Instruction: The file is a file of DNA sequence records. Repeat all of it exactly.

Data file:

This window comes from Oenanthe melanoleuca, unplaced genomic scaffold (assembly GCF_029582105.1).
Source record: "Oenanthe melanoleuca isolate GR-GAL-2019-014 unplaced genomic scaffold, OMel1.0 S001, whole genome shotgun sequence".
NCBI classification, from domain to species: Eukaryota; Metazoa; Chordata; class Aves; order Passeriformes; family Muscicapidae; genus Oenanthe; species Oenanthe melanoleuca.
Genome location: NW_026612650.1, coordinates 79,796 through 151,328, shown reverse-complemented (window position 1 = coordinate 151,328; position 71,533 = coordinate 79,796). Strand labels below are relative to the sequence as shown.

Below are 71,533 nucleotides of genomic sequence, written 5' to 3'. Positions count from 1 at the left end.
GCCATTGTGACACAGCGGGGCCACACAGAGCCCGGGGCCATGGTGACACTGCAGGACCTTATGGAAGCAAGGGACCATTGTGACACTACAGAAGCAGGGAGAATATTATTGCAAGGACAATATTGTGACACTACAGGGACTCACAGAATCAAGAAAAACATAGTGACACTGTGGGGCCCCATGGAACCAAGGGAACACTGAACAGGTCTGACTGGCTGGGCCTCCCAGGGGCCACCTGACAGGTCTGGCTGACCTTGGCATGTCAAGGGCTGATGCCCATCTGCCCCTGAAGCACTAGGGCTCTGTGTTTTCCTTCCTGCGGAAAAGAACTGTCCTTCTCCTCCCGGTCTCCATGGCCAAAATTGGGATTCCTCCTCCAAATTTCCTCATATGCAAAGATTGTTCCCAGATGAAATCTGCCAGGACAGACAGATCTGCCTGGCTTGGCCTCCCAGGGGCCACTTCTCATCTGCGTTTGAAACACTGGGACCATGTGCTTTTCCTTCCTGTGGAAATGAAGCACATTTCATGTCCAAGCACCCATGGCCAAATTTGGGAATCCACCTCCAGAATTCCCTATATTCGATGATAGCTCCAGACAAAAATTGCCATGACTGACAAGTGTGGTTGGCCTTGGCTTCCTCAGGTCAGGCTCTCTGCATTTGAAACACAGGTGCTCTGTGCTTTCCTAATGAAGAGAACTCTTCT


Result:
This window comes from Oenanthe melanoleuca, unplaced genomic scaffold (assembly GCF_029582105.1).
Source record: "Oenanthe melanoleuca isolate GR-GAL-2019-014 unplaced genomic scaffold, OMel1.0 S001, whole genome shotgun sequence".
NCBI classification, from domain to species: Eukaryota; Metazoa; Chordata; class Aves; order Passeriformes; family Muscicapidae; genus Oenanthe; species Oenanthe melanoleuca.
Genome location: NW_026612650.1, coordinates 79,796 through 151,328, shown reverse-complemented (window position 1 = coordinate 151,328; position 71,533 = coordinate 79,796). Strand labels below are relative to the sequence as shown.

Below are 71,533 nucleotides of genomic sequence, written 5' to 3'. Positions count from 1 at the left end.
GCCATTGTGACACAGCGGGGCCACACAGAGCCCGGGGCCATGGTGACACTGCAGGACCTTATGGAAGCAAGGGACCATTGTGACACTACAGAAGCAGGGAGAATATTATTGCAAGGACAATATTGTGACACTACAGGGACTCACAGAATCAAGAAAAACATAGTGACACTGTGGGGCCCCATGGAACCAAGGGAACACTGAACAGGTCTGACTGGCTGGGCCTCCCAGGGGCCACCTGACAGGTCTGGCTGACCTTGGCATGTCAAGGGCTGATGCCCATCTGCCCCTGAAGCACTAGGGCTCTGTGTTTTCCTTCCTGCGGAAAAGAACTGTCCTTCTCCTCCCGGTCTCCATGGCCAAAATTGGGATTCCTCCTCCAAATTTCCTCATATGCAAAGATTGTTCCCAGATGAAATCTGCCAGGACAGACAGATCTGCCTGGCTTGGCCTCCCAGGGGCCACTTCTCATCTGCGTTTGAAACACTGGGACCATGTGCTTTTCCTTCCTGTGGAAATGAAGCACATTTCATGTCCAAGCACCCATGGCCAAATTTGGGAATCCACCTCCAGAATTCCCTATATTCGATGATAGCTCCAGACAAAAATTGCCATGACTGACAAGTGTGGTTGGCCTTGGCTTCCTCAGGTCAGGCTCTCTGCATTTGAAACACAGGTGCTCTGTGCTTTCCTAATGAAGAGAACTCTTCT